Heller approves of the effort: "Literacy rates are not so fabulous that Americans can afford to dismiss even phony intellectual aspirations. Even if he's faking it, Bush's enthusiasm for Aristotle sends out a more laudable message than his drawling philistinism."
I don't know about this. Do we want a bookish president? Generally speaking, of course, intellectuals should be kept firmly away from high office, "on tap but never on top"; but this statement needs so much qualification, it's hard to hold on to any general principle.
A certain kind of intellectual — the kind that has a good romantic imagination, and who is also worldly and, at least in his youth, physically active — makes a very good national leader. I am thinking of Winston Churchill and Teddy Roosevelt, both of whom not only read a lot of books, but wrote a couple of shelves-full, too.
More purely cerebral bookworms — Woodrow Wilson, Jimmy Carter — are another story. The more I look at it, the more I think that simple bookishness is an independent variable, that isn't tied to any other attribute.
A chief executive needs a good base of general knowledge, and some capacity for concentrating on issues and thinking them through. Beyond that, I think that intellectual qualities are pretty secondary to other, more social ones.
I'd be surprised to learn that Ronald Reagan was smarter, on any test known to psychometricians, than Carter or even Clinton, but he was a far better president than either.
Knock, and it shall be clopened unto you. The following sentence is from a respectable published paper on higher math. I have not made it up, and it does not contain any typos. Here you go:
A subset of a topological space is said to be "clopen" if it is both open and closed.
That's from a paper titled "Distance from an Isometry to the Banach-Stone Maps," by Jesús Araujo, in the book P-adic Functional Analysis, ed. José Bayod et al., 1990.
What do you mean, you don't understand math?
Math for Nazis. Which brings us to math corner. Now, I know a lot of people don't like math, so I'm going to sugar the pill, though perhaps "sugar" is not quite the right garnish here.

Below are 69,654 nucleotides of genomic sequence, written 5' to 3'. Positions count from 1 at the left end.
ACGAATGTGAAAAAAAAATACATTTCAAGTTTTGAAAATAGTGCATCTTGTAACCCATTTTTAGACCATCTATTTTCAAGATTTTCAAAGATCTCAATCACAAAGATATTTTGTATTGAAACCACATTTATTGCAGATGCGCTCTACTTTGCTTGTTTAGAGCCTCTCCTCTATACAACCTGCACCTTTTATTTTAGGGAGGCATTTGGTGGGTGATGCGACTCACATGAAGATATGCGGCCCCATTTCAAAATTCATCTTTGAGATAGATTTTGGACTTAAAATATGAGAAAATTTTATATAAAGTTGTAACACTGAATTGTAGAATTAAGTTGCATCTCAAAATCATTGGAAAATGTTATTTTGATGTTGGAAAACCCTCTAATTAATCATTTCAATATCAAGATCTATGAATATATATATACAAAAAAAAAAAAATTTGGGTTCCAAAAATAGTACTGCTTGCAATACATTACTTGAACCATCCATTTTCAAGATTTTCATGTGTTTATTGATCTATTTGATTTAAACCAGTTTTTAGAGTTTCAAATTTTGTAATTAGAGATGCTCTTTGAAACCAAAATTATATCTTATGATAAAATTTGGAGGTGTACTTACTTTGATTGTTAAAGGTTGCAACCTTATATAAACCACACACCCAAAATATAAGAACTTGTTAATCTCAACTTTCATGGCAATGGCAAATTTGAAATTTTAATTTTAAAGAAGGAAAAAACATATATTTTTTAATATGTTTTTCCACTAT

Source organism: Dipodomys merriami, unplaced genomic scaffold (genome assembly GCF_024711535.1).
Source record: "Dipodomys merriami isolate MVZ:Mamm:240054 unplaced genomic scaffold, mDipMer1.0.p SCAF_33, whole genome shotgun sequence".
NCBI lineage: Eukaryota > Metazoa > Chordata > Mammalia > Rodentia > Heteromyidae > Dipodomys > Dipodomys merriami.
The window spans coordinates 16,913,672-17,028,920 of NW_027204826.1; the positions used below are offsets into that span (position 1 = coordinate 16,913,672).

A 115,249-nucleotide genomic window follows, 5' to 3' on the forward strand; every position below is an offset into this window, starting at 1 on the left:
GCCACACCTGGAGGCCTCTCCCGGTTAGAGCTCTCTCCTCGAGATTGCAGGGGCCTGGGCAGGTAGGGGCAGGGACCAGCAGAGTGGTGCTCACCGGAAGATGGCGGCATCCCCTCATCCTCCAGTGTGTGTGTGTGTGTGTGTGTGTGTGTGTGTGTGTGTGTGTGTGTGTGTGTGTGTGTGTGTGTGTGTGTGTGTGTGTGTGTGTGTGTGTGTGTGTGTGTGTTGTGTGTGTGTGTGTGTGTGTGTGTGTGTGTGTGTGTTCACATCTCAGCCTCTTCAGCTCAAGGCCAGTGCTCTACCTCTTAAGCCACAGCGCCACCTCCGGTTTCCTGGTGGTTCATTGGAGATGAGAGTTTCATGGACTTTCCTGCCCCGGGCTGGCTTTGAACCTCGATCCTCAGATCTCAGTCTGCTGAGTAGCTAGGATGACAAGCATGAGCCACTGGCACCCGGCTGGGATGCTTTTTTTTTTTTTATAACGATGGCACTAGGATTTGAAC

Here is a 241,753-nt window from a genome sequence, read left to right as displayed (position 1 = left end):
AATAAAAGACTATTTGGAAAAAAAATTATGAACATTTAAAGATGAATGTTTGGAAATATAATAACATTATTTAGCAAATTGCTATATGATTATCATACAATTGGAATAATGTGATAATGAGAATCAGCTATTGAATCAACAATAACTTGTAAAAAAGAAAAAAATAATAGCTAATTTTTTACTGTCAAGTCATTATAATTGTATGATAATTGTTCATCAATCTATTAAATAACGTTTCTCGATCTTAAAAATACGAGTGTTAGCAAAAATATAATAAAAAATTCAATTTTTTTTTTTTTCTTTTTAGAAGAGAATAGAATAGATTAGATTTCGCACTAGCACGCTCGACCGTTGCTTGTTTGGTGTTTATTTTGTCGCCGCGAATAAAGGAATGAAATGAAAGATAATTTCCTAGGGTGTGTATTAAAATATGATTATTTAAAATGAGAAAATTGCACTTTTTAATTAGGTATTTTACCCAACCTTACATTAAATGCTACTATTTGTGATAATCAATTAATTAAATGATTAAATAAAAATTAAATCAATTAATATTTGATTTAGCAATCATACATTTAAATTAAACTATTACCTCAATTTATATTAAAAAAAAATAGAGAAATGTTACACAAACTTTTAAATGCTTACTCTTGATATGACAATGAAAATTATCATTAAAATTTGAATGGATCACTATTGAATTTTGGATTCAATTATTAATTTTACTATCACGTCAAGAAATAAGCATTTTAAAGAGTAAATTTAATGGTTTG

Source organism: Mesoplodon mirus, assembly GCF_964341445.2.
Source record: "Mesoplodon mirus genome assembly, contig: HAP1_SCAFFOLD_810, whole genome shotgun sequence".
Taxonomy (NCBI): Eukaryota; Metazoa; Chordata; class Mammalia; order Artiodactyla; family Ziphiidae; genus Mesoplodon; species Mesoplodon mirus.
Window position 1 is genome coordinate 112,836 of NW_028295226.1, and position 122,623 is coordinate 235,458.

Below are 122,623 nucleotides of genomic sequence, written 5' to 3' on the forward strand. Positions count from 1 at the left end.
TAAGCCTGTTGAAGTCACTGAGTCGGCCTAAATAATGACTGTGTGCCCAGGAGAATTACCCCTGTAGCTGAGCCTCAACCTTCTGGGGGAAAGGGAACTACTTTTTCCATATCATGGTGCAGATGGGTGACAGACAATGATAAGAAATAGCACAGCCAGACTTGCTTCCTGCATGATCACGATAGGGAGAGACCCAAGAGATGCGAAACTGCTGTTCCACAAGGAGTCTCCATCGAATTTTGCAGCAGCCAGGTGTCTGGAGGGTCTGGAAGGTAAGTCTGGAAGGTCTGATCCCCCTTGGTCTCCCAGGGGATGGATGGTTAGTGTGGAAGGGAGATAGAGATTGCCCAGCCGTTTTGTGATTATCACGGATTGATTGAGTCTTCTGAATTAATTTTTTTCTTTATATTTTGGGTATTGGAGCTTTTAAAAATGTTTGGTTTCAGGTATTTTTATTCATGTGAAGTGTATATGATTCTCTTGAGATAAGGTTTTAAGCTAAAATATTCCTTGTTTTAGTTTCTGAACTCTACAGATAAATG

The comic writer Alan Coren was sitting around one day with his literary agent, complaining that none of his books sold very well. What kind of thing could he write about to be guaranteed good sales? he asked. The agent replied that there were only three categories that were sure-fire sellers: books about golf, books about cats, and books about the Nazis.
Coren thereupon wrote a book titled Golfing for Cats, and put a big black swastika on the cover. It sold well. (This is a true story: you can find Golfing for Cats on Amazon.com.)
I don't know diddly about golf and haven't owned a cat for years (as if you can own a cat!), but I do have math stories with Nazis in them.
I recently had to do some research on the great number theorist Edmund Landau, who taught at Göttingen University in Germany. Landau was Jewish, so when the Nazis came to power in 1933 the student council, which of course was strongly pro-Nazi (stuff like Nazism and Communism always sells well among university students), started boycotting his classes.
Landau soldiered on bravely for a while, but eventually was blocked from his own lecture hall by an SA squad. A punctilious man, Landau asked the leader of the student Nazis in the math department to write out an official complaint against him. "If I am to be barred from teaching, I want some formal explanation why," said Landau. The Nazi leader duly did so, and his letter somehow survived — I was reading it the other day.
It is plain from the letter that this young Nazi — he was 20 years old — was acting from heart-felt ideological and patriotic motives. He believed strongly that it was not right for a Jewish professor to be teaching German students.
This was a very intelligent young man, acting from genuine belief. He went on, in fact, to become a fine mathematician. His name was Oswald Teichmüller, and there is a branch of geometric function theory named "Teichmüller Theory." In WW2 he enlisted, apparently from sheer patriotism, and disappeared in fighting along the Dnieper, on the eastern front, in 1943.
I mention this only because we are used to believing that the Nazis were thugs, opportunists and low-lifes. So most of them were; but it is salutary to be reminded that among their ranks were some extremely intelligent people, who were acting from sincere conviction in the truth of Hitler's horrible doctrines.
Something to keep in mind when you hear that some mass murderer like Castro or Arafat is "sincere." There are other things beside sincerity.
(Teichmüller wasn't the only one, by any means. At about the same time as Landau was being barred from his own lectures, another fine mathematician, Ludwig Bieberbach, was wearing full Nazi uniform as he conducted spoken examinations for Ph.D. candidates.)